The Glass Sword Swords of Glass
The Game
The City
Dungeon Maps
Cheating and Hacking

The Game

Title Screen

Swords of Glass is an old first-person turn-based dungeon crawl published by Keypunch Software in 1986. It utilizes CGA graphics (4 amazing colors) to draw a simple wire-frame that simulated 3-D first-person perspective in a dungeon. The enemies were poorly drawn static sprites. In fact, the game itself is sadly repetitive and it takes forever to beat.

Dungeon Monsters

With all that said you might think that Swords of Glass is a horrible game. By today's standards, you may be right. However, back then, Swords of Glass was totally awesome! Not only did it allow 3-D dungeons in color, but it also had multi-player split-screen! This was a time when even action games hardly allowed multi-player, let alone split-screen multi-player RPG's. The game also contained many other realism factors that didn't appear in other games like weapons and armor upgrades as well as degradation over time. There were riddles and logic puzzles as well as hack and slash. Add that to a huge spell book with various effects. The game was just filled with cool stuff that most games left out.

Multi-player, Split-Screen

In Swords of Glass you play either a warrior or a magician who is searching through a deep dungeon for the legendary Sword of Glass. I know the story sucks, but don't let that keep you from playing.

After you create a character, you then go into the store and buy weapons and armor for your journey into the dungeon. Once in the dungeon you would fight evil monsters to the death and pick up treasure chests along the way. After a little fighting, you return to the stairway and leave the dungeon. Then, you go to the store again, sell your spoils, and buy better equipment, and rest in the hotel. That's pretty much how the game goes. Each level of the dungeon becomes increasingly difficult.

On each level is a stairway down to the lower dungeon. There are a total of 8 dungeon levels and the Sword of Glass is somewhere on the bottom level. You will spend weeks of constant playing to get a character that powerful and the reward is very little. A simple you win, was all there is. Still, the game took countless hours of my childhood away from me, and I'm still glad I played this game.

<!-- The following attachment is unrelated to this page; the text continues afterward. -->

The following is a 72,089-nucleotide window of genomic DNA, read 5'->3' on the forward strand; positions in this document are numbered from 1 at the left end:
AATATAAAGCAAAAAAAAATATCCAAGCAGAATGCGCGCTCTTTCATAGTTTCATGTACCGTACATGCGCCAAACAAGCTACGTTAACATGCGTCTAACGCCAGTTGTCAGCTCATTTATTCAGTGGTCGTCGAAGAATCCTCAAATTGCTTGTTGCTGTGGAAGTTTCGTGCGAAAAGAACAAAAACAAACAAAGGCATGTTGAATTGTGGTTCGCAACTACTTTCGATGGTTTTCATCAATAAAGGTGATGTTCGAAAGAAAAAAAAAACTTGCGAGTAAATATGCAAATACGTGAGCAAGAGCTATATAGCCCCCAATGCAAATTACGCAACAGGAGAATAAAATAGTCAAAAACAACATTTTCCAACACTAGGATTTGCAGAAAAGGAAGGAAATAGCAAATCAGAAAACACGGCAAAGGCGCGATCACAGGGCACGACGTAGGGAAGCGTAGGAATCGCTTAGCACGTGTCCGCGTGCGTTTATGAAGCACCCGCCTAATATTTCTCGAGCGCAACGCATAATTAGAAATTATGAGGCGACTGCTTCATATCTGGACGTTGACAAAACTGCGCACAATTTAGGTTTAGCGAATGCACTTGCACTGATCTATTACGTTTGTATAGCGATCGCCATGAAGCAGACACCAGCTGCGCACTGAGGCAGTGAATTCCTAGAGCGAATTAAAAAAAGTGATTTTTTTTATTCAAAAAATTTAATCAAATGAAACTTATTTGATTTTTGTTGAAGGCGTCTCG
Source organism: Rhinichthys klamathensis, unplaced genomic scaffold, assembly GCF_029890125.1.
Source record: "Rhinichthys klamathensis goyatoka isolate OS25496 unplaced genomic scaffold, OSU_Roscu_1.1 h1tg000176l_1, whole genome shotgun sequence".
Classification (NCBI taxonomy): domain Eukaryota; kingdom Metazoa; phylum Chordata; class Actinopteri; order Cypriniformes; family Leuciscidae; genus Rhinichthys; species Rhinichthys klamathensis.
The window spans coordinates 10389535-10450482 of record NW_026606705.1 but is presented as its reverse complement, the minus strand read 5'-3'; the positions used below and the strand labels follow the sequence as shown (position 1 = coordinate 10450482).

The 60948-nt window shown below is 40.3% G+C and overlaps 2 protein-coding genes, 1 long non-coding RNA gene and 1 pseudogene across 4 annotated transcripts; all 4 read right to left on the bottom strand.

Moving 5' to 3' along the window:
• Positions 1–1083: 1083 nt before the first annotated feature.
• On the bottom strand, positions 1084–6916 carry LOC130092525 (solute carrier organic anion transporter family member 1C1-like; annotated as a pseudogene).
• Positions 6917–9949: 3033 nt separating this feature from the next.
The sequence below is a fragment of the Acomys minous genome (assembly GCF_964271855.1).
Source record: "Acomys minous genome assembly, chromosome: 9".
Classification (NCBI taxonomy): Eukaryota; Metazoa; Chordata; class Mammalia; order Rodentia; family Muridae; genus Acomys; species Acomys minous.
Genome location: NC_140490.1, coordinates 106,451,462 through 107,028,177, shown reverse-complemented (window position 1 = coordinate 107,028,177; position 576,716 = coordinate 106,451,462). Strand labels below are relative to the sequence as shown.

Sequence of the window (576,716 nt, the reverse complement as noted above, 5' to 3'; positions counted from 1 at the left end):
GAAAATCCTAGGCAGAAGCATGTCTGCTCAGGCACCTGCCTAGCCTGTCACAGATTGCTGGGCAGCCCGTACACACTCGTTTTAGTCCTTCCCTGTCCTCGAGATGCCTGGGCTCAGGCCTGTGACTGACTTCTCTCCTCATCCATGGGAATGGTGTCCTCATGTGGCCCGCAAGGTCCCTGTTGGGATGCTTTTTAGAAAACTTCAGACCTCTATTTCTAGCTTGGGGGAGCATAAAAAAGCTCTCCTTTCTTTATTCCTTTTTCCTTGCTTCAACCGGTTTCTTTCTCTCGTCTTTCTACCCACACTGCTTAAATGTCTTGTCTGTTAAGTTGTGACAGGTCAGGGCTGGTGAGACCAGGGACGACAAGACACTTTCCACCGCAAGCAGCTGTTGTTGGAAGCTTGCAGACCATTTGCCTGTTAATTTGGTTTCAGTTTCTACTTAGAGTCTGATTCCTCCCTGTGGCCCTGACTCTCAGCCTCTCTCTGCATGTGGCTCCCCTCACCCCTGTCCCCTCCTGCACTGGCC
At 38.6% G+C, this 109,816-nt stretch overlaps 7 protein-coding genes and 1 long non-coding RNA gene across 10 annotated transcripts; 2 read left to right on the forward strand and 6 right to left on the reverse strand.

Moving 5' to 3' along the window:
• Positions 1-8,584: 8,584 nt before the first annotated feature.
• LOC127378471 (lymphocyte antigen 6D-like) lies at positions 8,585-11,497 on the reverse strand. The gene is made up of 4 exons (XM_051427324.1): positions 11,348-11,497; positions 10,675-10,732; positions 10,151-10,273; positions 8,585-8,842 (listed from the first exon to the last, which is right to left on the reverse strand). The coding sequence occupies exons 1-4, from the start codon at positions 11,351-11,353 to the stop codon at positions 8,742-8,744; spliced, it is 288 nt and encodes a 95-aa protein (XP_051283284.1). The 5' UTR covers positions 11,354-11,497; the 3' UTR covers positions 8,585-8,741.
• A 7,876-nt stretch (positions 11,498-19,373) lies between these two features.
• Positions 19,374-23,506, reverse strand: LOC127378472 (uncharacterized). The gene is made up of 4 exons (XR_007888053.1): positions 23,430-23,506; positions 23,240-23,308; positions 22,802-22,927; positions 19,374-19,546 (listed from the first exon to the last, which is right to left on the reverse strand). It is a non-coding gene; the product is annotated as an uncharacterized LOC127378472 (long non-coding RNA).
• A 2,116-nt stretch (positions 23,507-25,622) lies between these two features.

There are a few flaws with the game, just like every game. The game play is a little too difficult. You have to put a lot of time into a character before they're capable of making to the next level. Also, many of the enemies seem a little foolish like giant fruit, bunnies, and jungle animals. The split screen had its problems as well, because one action from one person counts as the action for the team. This makes duel exploration very difficult unless you're in party mode.

The Utilities screen is very important in the game. Wait allows you to change how long you have to wait to read messages, Quick Plot lets you toggle the overhead map, Formation puts you into party mode if the second player is next to you, Nothing (Mons Move) is used to let you wait out paralysis and sleep traps, Abandon Player returns you to the town, at the expense of your player's life, and Hunt for People is used to find a tomb stone of a fallen fighter to resurrect them.

All in all, this is a very detailed game for its day, and it can keep you occupied for a long time if you can tolerate the antiquated graphics and lack of music.

© Copyright 2002-2008: Dean Tersigni. All rights reserved.